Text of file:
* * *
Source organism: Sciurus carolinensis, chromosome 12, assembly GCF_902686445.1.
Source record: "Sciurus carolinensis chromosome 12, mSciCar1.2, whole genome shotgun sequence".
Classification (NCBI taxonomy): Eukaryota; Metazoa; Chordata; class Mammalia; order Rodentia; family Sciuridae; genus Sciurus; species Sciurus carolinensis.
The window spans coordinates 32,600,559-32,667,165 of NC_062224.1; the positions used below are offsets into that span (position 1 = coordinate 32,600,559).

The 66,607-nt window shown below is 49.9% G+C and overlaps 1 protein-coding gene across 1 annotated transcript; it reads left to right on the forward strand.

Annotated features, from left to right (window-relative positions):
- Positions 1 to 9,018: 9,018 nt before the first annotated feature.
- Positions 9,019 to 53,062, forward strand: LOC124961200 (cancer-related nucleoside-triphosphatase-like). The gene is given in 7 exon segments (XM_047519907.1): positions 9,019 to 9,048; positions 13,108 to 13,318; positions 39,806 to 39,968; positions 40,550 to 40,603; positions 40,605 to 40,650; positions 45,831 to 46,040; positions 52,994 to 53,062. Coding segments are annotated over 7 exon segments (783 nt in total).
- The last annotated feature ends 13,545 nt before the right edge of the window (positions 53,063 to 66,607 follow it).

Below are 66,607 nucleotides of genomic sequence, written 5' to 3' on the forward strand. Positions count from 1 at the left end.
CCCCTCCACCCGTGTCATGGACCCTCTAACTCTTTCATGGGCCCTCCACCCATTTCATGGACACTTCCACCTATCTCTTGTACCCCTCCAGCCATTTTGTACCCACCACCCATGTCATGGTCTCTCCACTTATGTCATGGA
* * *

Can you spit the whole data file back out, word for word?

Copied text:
Source organism: Sciurus carolinensis, chromosome 12, assembly GCF_902686445.1.
Source record: "Sciurus carolinensis chromosome 12, mSciCar1.2, whole genome shotgun sequence".
Classification (NCBI taxonomy): Eukaryota; Metazoa; Chordata; class Mammalia; order Rodentia; family Sciuridae; genus Sciurus; species Sciurus carolinensis.
The window spans coordinates 32,600,559-32,667,165 of NC_062224.1; the positions used below are offsets into that span (position 1 = coordinate 32,600,559).

The 66,607-nt window shown below is 49.9% G+C and overlaps 1 protein-coding gene across 1 annotated transcript; it reads left to right on the forward strand.

Annotated features, from left to right (window-relative positions):
- Positions 1 to 9,018: 9,018 nt before the first annotated feature.
- Positions 9,019 to 53,062, forward strand: LOC124961200 (cancer-related nucleoside-triphosphatase-like). The gene is given in 7 exon segments (XM_047519907.1): positions 9,019 to 9,048; positions 13,108 to 13,318; positions 39,806 to 39,968; positions 40,550 to 40,603; positions 40,605 to 40,650; positions 45,831 to 46,040; positions 52,994 to 53,062. Coding segments are annotated over 7 exon segments (783 nt in total).
- The last annotated feature ends 13,545 nt before the right edge of the window (positions 53,063 to 66,607 follow it).

Below are 66,607 nucleotides of genomic sequence, written 5' to 3' on the forward strand. Positions count from 1 at the left end.
CCCCTCCACCCGTGTCATGGACCCTCTAACTCTTTCATGGGCCCTCCACCCATTTCATGGACACTTCCACCTATCTCTTGTACCCCTCCAGCCATTTTGTACCCACCACCCATGTCATGGTCTCTCCACTTATGTCATGGA